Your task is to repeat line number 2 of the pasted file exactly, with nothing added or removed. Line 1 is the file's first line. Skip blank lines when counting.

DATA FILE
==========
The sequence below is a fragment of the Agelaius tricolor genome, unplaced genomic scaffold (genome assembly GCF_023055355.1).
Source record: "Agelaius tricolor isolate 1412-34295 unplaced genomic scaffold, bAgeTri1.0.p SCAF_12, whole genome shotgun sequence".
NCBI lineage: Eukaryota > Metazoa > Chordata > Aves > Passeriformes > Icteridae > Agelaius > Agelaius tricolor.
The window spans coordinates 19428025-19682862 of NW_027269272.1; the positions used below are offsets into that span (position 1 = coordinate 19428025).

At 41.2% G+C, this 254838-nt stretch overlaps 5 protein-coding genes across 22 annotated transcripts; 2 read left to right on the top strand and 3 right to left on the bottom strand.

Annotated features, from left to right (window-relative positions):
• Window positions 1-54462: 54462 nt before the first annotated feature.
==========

Source record: "Agelaius tricolor isolate 1412-34295 unplaced genomic scaffold, bAgeTri1.0.p SCAF_12, whole genome shotgun sequence".